5. As sallam alikum ou ramatAllah wa barakatu.BismillAh….
    Jazik Allah bi rair orti for your article.I’m also wearing niqab since my mother’s death ,and it’s very very difficult in France .I ‘m wondering if it was a good idea to wear it on….Most of the sisters here are wearing it for time to time for exemple to go the masjid because people whipsaw you want to beat you.I’m not getting used to the nastiness of people.I don’t leave my house ,I have stop my studies.I have a nervous break down.I would like to put it off ,but I have the feeling to betray Allah,I know it’s ridiculous.I’m becoming more and more withdrawn.Sorry for my english ,I ‘m French!
    Peace be upon rasoûl Allah .As sallam alikum.

    • (Google translated version into French is below)

      wa alaikum as salaam

      Thats unfortunate to hear, also I dont really have much advice for you as I personally don’t wear Niqab. My long time friend Umm Abdullah is the one who wrote those posts.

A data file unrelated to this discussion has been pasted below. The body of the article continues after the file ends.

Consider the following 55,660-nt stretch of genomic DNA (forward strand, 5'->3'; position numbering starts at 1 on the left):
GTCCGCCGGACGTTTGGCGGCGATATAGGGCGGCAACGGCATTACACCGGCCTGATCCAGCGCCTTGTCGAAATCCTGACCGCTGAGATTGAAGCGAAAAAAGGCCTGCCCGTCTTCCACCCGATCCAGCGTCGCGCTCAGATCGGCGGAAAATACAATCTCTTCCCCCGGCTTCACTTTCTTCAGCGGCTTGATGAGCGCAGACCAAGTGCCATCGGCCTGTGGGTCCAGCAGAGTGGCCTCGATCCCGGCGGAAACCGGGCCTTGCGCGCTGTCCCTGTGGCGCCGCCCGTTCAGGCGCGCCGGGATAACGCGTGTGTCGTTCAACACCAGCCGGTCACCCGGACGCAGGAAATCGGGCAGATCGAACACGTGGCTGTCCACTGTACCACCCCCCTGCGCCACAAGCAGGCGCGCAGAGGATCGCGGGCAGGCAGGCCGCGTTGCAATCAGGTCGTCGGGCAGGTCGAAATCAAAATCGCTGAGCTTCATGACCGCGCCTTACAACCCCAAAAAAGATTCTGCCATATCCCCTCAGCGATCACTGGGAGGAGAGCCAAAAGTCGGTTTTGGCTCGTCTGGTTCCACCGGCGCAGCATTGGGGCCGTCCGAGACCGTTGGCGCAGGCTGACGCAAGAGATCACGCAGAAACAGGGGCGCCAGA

I’m not a scholar but I can tell you that the various scholars of Islam say different things about the niqab, some say it is fard (required), some say it is mustahabb (a good act for extra baraka) and some say it’s forbidden if you dont live in a majority Muslim society. I think you need to examine why you are wearing Niqab and whether you believe it is Fard or just a good “extra” you should strive for. If you believe it’s fard then regardless of how much stress it’s giving you and problems obviously you can’t stop wearing it, even sisters who has breathing problems have to wear it if they think it’s fard, sisters who dont think it’s fard but is mustahabb, obviously can take it off or not wear it if it gives them a lot of problems. If you follow the scholars that say Niqab is haraam outside of a Muslim country, then you can’t even wear it and would need to move elsewhere to wear it.

      From a personal, non-religious viewpoint-my own opinion, I don’t think you should be wearing Niqab if you are having panic attacks, health problems and severe problems with people. The whole PURPOSE of hijab and modest dress is to enable you to be active in society by working, going to school, shopping, etc. It’s purpose is to keep away people who are not decent. It seems like this form of hijab, which as I see it is not fard is essentially restricting you from going outside and being a part of society.